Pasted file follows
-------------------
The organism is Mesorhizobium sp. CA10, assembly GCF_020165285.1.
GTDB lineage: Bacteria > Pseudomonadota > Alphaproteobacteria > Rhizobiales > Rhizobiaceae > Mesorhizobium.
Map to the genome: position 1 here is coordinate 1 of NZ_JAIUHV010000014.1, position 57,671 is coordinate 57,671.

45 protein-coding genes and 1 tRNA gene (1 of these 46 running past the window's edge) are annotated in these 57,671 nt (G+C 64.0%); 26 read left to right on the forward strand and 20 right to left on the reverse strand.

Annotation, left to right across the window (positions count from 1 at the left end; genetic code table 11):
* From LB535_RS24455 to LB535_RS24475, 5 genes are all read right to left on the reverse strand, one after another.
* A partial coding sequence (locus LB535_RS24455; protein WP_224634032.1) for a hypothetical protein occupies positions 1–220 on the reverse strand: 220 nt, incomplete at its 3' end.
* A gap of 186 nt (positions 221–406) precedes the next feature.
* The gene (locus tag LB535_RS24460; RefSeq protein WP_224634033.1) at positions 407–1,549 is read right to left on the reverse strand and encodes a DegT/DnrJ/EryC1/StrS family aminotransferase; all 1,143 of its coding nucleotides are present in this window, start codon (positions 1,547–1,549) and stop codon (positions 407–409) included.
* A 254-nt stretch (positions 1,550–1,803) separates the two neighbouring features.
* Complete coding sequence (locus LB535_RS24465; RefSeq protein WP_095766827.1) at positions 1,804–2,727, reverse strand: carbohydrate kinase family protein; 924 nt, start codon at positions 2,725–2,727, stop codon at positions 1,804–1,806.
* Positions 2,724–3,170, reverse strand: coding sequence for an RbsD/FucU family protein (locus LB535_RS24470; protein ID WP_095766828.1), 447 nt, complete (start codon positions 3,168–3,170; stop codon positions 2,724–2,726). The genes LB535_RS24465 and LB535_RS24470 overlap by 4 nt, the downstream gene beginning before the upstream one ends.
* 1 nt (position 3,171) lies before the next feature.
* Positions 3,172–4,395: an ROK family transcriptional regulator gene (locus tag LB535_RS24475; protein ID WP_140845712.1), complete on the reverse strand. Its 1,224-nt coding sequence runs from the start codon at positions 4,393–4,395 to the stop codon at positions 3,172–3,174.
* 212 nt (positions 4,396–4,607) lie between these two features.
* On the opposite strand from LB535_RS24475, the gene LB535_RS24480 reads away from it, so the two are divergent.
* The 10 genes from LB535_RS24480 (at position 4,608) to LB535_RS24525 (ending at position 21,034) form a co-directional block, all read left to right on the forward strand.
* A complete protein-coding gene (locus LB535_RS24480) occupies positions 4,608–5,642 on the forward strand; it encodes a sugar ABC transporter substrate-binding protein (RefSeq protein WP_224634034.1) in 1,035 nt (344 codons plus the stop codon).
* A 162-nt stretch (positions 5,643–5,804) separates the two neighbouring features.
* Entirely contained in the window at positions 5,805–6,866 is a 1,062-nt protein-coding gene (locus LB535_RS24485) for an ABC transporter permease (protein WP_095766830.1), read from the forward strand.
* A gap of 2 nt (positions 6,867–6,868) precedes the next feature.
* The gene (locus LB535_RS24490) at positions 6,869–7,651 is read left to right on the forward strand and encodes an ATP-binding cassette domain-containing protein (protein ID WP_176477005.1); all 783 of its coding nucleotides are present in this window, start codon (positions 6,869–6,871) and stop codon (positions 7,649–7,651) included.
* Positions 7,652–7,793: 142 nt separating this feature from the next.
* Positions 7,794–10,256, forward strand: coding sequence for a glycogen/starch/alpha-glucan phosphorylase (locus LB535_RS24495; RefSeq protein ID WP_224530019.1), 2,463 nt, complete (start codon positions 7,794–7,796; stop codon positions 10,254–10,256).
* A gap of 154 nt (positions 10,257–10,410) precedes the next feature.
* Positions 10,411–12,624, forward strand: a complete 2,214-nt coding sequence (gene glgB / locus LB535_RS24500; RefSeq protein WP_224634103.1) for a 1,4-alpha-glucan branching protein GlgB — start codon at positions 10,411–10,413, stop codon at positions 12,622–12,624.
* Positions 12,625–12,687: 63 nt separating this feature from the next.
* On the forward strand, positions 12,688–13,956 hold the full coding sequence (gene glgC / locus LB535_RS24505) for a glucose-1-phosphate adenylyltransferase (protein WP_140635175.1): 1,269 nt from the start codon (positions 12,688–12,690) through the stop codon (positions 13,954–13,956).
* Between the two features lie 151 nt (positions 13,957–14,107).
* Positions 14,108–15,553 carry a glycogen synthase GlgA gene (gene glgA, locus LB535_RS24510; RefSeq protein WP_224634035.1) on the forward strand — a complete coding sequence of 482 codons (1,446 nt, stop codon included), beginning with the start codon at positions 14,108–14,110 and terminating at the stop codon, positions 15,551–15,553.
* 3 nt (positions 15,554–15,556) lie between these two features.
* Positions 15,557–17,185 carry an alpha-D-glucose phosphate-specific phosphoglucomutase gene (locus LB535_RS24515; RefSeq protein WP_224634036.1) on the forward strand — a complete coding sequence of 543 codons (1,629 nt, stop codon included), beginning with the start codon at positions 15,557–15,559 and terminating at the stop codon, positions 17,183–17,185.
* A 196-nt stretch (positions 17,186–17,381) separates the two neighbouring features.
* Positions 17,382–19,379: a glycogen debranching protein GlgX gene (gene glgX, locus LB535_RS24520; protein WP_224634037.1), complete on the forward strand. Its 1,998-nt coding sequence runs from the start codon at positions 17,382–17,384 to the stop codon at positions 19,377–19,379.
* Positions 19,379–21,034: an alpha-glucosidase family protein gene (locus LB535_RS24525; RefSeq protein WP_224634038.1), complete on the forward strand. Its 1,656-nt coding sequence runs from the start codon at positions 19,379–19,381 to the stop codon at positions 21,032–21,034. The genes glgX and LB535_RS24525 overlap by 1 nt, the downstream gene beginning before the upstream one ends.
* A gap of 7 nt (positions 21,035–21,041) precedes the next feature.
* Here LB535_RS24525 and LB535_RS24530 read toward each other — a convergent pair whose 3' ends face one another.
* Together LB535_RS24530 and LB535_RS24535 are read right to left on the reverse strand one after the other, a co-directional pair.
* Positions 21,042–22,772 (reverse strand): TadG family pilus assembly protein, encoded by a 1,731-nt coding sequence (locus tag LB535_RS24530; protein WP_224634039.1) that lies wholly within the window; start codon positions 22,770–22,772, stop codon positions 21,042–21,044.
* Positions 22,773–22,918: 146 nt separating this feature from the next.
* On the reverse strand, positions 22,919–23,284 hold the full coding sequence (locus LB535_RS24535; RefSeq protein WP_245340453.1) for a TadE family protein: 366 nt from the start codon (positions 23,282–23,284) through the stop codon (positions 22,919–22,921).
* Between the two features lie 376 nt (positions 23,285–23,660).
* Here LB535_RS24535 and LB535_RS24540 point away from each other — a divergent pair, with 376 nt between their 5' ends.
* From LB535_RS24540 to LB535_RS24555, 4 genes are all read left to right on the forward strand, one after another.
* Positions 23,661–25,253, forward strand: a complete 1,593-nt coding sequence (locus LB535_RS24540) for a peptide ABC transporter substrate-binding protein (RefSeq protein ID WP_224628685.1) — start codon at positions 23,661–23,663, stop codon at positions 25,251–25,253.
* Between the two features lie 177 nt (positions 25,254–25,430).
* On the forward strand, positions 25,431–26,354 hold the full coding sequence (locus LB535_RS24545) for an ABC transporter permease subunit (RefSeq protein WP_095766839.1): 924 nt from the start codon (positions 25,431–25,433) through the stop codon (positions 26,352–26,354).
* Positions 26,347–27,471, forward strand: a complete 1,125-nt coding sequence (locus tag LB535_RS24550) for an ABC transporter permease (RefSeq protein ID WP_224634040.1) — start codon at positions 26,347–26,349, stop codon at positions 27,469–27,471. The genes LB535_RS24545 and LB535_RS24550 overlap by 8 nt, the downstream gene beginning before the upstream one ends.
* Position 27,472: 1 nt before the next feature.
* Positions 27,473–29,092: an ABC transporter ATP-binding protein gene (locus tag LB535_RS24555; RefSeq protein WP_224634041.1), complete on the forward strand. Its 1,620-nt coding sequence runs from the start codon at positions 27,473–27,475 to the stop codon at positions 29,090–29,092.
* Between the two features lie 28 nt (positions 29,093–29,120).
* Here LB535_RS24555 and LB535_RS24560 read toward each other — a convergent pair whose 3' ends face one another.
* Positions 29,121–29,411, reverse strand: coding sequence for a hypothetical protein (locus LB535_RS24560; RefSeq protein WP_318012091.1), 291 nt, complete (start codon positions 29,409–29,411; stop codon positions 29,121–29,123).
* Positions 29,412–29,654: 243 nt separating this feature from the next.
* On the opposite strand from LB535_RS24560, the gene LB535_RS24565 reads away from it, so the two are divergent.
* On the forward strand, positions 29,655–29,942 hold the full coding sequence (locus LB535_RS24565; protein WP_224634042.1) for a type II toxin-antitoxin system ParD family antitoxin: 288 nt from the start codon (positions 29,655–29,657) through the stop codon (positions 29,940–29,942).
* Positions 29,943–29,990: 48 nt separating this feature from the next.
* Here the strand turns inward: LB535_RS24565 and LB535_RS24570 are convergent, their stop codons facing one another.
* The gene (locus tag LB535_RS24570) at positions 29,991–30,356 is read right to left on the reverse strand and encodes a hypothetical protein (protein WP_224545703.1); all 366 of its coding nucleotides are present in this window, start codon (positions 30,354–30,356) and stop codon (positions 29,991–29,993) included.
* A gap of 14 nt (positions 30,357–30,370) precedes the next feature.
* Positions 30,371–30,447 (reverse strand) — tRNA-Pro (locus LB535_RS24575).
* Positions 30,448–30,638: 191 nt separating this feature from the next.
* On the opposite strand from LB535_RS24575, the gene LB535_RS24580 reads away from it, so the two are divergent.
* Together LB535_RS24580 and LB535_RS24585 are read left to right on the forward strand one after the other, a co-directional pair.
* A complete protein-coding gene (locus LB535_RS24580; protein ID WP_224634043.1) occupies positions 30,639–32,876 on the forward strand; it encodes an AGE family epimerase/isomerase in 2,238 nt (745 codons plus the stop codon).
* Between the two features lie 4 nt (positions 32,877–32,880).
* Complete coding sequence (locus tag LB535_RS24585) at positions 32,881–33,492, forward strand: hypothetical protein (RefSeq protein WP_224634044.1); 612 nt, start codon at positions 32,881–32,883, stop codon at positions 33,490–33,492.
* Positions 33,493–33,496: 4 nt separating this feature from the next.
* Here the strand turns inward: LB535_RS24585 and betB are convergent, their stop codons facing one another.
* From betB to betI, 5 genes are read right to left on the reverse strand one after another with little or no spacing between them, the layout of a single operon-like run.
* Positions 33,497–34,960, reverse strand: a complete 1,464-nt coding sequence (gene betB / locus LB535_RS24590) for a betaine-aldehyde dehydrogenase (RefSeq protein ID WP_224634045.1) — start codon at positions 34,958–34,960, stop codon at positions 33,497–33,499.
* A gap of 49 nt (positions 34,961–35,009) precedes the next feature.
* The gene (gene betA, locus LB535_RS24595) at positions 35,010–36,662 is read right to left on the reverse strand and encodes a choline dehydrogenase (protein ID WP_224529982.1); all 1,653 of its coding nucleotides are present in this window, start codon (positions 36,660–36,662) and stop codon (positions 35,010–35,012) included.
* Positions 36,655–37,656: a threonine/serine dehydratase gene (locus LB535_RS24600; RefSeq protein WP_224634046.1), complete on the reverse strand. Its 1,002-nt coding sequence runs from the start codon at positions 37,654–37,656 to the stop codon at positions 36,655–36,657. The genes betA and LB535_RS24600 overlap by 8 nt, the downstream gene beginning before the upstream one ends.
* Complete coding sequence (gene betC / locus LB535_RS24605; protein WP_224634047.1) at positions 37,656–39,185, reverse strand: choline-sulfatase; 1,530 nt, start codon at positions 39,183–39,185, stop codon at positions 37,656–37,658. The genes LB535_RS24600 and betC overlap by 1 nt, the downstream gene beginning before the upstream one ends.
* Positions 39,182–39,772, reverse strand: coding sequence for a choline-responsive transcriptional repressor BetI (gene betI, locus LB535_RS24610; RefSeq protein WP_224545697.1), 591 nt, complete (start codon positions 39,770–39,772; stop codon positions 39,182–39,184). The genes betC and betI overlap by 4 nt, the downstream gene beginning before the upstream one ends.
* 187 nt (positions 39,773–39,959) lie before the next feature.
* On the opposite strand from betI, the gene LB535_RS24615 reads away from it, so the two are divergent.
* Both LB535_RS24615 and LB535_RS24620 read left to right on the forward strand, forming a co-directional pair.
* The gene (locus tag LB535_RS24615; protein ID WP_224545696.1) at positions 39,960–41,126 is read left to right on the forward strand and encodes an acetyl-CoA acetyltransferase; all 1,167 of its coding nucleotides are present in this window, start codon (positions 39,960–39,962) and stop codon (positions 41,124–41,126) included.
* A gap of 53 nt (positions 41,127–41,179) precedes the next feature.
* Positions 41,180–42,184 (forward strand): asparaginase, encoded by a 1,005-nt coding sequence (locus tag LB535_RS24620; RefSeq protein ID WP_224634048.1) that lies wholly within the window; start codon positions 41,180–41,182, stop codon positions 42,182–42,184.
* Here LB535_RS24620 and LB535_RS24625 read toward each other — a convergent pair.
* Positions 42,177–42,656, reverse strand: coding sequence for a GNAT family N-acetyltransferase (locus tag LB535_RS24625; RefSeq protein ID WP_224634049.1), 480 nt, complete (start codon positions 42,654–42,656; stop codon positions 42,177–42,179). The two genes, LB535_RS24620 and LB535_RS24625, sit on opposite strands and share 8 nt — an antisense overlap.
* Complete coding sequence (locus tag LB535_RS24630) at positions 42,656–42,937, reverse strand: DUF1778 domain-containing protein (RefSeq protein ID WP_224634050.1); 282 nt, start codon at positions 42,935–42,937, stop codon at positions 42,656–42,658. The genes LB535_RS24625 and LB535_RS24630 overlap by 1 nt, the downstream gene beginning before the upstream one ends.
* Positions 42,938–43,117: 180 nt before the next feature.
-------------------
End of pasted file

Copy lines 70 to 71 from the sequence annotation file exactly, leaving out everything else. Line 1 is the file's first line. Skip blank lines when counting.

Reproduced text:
* From betB to betI, 5 genes are read right to left on the reverse strand one after another with little or no spacing between them, the layout of a single operon-like run.
* Positions 33,497–34,960, reverse strand: a complete 1,464-nt coding sequence (gene betB / locus LB535_RS24590) for a betaine-aldehyde dehydrogenase (RefSeq protein ID WP_224634045.1) — start codon at positions 34,958–34,960, stop codon at positions 33,497–33,499.